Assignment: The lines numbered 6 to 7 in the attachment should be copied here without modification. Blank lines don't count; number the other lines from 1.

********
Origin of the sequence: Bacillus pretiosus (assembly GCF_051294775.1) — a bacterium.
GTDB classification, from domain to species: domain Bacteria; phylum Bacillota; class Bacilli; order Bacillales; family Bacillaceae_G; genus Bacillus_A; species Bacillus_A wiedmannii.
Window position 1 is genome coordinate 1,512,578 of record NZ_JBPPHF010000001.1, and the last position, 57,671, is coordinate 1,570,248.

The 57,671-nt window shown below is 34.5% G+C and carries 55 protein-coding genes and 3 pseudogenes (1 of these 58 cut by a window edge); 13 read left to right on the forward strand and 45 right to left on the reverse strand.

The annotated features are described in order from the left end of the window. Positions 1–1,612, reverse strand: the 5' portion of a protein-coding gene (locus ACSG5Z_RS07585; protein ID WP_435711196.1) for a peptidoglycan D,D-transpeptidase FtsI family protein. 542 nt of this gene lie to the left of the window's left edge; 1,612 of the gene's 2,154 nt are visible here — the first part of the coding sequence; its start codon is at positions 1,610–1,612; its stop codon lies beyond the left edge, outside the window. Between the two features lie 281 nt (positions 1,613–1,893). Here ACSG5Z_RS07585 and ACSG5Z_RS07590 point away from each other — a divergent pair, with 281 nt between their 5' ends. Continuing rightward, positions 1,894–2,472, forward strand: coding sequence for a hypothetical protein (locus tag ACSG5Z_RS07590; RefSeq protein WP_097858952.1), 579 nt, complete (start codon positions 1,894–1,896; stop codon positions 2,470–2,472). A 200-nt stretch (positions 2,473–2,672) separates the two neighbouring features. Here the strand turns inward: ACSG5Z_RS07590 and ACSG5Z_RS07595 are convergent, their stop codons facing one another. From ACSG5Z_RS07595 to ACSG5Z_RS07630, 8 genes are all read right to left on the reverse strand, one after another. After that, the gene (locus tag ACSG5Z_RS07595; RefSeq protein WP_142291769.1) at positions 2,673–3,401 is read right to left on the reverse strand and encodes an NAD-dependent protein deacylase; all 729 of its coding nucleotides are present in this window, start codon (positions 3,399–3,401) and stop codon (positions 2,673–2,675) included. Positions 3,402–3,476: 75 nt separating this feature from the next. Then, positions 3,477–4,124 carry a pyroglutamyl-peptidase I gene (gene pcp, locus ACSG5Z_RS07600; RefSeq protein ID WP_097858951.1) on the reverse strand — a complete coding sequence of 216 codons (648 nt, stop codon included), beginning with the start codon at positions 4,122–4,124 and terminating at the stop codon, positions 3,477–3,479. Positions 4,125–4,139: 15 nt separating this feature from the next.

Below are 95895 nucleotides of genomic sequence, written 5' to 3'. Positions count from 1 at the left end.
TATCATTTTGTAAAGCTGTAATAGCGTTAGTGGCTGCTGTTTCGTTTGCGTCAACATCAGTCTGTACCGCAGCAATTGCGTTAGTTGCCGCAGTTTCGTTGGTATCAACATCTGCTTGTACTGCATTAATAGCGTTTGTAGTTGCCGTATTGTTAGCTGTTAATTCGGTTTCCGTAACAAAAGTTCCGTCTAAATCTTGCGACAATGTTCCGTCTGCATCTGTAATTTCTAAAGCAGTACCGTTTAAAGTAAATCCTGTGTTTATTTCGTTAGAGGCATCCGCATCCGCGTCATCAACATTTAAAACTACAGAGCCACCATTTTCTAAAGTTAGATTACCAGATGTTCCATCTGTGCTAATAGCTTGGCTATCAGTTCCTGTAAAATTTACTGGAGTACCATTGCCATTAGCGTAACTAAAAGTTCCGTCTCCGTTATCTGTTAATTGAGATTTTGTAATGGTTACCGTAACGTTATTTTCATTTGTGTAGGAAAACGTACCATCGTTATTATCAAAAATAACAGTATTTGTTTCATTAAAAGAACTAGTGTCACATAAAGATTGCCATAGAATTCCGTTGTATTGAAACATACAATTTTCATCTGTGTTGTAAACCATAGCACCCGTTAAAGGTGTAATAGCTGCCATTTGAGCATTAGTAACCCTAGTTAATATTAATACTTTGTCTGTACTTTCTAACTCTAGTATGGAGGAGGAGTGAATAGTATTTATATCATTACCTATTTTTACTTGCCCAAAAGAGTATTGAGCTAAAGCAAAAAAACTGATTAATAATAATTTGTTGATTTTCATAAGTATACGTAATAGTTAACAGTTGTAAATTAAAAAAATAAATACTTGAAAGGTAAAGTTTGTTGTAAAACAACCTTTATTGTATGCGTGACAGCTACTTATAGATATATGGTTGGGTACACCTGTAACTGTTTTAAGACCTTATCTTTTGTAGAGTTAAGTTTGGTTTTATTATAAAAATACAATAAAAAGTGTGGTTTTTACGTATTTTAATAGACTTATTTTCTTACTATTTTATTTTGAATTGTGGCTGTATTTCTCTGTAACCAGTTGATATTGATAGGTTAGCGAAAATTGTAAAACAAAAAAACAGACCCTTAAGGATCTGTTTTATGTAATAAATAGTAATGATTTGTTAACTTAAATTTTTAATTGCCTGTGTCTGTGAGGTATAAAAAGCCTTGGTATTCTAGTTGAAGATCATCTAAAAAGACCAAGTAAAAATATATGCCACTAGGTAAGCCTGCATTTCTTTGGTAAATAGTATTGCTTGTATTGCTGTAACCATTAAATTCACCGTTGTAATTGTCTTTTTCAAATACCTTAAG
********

Below are 95895 nucleotides of genomic sequence, written 5' to 3'. Positions count from 1 at the left end.
TATCATTTTGTAAAGCTGTAATAGCGTTAGTGGCTGCTGTTTCGTTTGCGTCAACATCAGTCTGTACCGCAGCAATTGCGTTAGTTGCCGCAGTTTCGTTGGTATCAACATCTGCTTGTACTGCATTAATAGCGTTTGTAGTTGCCGTATTGTTAGCTGTTAATTCGGTTTCCGTAACAAAAGTTCCGTCTAAATCTTGCGACAATGTTCCGTCTGCATCTGTAATTTCTAAAGCAGTACCGTTTAAAGTAAATCCTGTGTTTATTTCGTTAGAGGCATCCGCATCCGCGTCATCAACATTTAAAACTACAGAGCCACCATTTTCTAAAGTTAGATTACCAGATGTTCCATCTGTGCTAATAGCTTGGCTATCAGTTCCTGTAAAATTTACTGGAGTACCATTGCCATTAGCGTAACTAAAAGTTCCGTCTCCGTTATCTGTTAATTGAGATTTTGTAATGGTTACCGTAACGTTATTTTCATTTGTGTAGGAAAACGTACCATCGTTATTATCAAAAATAACAGTATTTGTTTCATTAAAAGAACTAGTGTCACATAAAGATTGCCATAGAATTCCGTTGTATTGAAACATACAATTTTCATCTGTGTTGTAAACCATAGCACCCGTTAAAGGTGTAATAGCTGCCATTTGAGCATTAGTAACCCTAGTTAATATTAATACTTTGTCTGTACTTTCTAACTCTAGTATGGAGGAGGAGTGAATAGTATTTATATCATTACCTATTTTTACTTGCCCAAAAGAGTATTGAGCTAAAGCAAAAAAACTGATTAATAATAATTTGTTGATTTTCATAAGTATACGTAATAGTTAACAGTTGTAAATTAAAAAAATAAATACTTGAAAGGTAAAGTTTGTTGTAAAACAACCTTTATTGTATGCGTGACAGCTACTTATAGATATATGGTTGGGTACACCTGTAACTGTTTTAAGACCTTATCTTTTGTAGAGTTAAGTTTGGTTTTATTATAAAAATACAATAAAAAGTGTGGTTTTTACGTATTTTAATAGACTTATTTTCTTACTATTTTATTTTGAATTGTGGCTGTATTTCTCTGTAACCAGTTGATATTGATAGGTTAGCGAAAATTGTAAAACAAAAAAACAGACCCTTAAGGATCTGTTTTATGTAATAAATAGTAATGATTTGTTAACTTAAATTTTTAATTGCCTGTGTCTGTGAGGTATAAAAAGCCTTGGTATTCTAGTTGAAGATCATCTAAAAAGACCAAGTAAAAATATATGCCACTAGGTAAGCCTGCATTTCTTTGGTAAATAGTATTGCTTGTATTGCTGTAACCATTAAATTCACCGTTGTAATTGTCTTTTTCAAATACCTTAAG